Focusing on the self biasing scheme used in the amplifier 10, the bias resistor (Rbias) 13 disposed between the input and output voltage nodes (Vbias, Vout) forces the output voltage node (Vout) to be at the same potential as the input voltage node Vbias. The voltage (Vbias) can be determined as follows:
I(RE1)+Vgs (n)+I(RE2)+Vgs (p)=Vdd,
and if it is assumed that the degeneration resistors 21, 24 are very low valued, then:
Vdd =Vgs (n)+Vgs (p).
For Vgs (n)=Vgs (p),
Vdd =2Vgs, and VBIAS =Vdd /2 Eq. 1
Id =(1/2)μn(Cox)(W/L)(Vgs -Vt)2, andEq. 2
gm=μn(Cox)(W/L)(Vgs -Vt). Eq. 3
In the above equations, Id is the current flowing between the voltage rail (Vdd) and ground, (W/L) is the aspect ratio of the respective transistors 22, 23, Vgs is the gate-to-source voltage, Vt is the threshold voltage, μn is the electron mobility, and (Cox) is gate oxide capacitance per unit area.
According to equation 1, Vgs for each transistor 22, 23 can be as high as Vdd /2, which allows flexibility to optimize the design of the amplifier 10. This self-biasing scheme allows a maximum Vgs (Eq. 2) for minimum aspect ratio (W/L), and the transconductance of the amplifier 10 (Eq. 3) can also increase without increasing current consumption, which results in wider bandwidth and high gain and lower distortion. Power supply rejection is also improved, compared with previously used architectures, because voltage supply modulation is not coupled into the circuit, as is the case with the prior art.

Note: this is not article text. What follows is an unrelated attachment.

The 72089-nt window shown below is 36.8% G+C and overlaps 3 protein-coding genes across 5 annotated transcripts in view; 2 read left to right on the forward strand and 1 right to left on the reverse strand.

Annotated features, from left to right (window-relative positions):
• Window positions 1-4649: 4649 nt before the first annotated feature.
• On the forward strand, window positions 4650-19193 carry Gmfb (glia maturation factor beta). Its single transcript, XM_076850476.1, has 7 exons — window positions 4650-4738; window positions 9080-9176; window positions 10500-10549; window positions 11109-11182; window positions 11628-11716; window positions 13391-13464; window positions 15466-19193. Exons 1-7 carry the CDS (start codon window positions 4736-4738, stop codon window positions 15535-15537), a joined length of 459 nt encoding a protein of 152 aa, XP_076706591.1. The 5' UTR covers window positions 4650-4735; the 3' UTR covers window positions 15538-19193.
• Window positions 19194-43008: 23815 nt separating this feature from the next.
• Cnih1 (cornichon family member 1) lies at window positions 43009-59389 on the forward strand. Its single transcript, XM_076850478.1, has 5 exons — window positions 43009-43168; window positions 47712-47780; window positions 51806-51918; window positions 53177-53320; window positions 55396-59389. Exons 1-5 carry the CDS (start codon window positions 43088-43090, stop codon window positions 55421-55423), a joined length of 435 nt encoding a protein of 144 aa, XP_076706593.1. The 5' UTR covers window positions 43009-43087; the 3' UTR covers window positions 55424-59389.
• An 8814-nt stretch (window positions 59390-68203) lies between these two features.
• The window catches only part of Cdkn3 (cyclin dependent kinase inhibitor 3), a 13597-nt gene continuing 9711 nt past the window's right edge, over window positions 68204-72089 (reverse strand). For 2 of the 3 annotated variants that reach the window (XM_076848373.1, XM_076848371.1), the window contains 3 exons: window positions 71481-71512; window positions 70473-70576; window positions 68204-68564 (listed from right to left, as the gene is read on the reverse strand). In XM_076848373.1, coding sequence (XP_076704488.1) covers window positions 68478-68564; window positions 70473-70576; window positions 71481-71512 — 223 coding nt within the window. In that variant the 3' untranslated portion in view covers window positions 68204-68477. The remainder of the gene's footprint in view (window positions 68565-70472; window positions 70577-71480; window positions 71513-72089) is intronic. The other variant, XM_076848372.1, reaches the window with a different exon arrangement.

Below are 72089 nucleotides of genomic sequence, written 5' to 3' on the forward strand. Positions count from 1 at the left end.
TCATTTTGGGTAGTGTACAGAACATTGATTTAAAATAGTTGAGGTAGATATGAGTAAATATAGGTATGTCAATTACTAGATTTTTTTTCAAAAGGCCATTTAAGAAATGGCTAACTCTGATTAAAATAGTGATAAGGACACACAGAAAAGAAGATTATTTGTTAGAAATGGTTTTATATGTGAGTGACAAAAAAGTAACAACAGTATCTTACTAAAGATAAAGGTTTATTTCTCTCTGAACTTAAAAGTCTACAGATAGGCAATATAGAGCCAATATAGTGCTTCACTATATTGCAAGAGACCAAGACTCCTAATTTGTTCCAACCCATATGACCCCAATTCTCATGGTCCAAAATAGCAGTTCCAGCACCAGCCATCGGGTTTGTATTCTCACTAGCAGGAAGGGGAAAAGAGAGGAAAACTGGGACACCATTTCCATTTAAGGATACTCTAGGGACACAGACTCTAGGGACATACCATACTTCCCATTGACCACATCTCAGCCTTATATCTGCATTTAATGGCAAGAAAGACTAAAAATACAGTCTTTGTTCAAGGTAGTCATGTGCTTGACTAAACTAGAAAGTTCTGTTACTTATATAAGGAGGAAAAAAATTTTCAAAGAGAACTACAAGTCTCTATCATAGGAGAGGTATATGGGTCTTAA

Shunt--shunt feedback is incorporated into the amplifier 10 to provide for impedance matching control. The shunt resistor (Rf) 14 and shunt capacitor (Cf) 15 form the feedback network 16 that allows good terminal impedance matching over a wide bandwidth. The shunt resistor (Rf) 14 and shunt capacitor (Cf) 15 are disposed on-chip to provide for monolithic implementation.
Thus, an improved monolithic class AB low noise amplifier has been disclosed that incorporates feedback and self bias. It is to be understood that the described embodiment is merely illustrative of some of the many specific embodiments that represent applications of the principles of the present invention. Clearly, numerous and other arrangements can be readily devised by those skilled in the art without departing from the scope of the invention. For example, the present invention has been described with reference to the use of CMOS technology for its implementation. However, the present invention may readily be implemented by those skilled in the art using gallium arsenide, high electron mobility transistor (HEMT), or complementary bipolar technologies as well.
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|U.S. Classification||330/264, 330/265|
|Cooperative Classification||H03F3/3001, H03F2200/372|
|Feb 20, 1998||AS||Assignment|
Owner name: RAYTHEON COMPANY, CALIFORNIA
Free format text: ASSIGNMENT OF ASSIGNORS INTEREST;ASSIGNORS:LINDER, LLOYD F.;TRAN, KELVIN T.;REEL/FRAME:009032/0877
Effective date: 19980210
|Aug 26, 2002||AS||Assignment|
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|Mar 31, 2004||AS||Assignment|
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|Oct 16, 2008||AS||Assignment|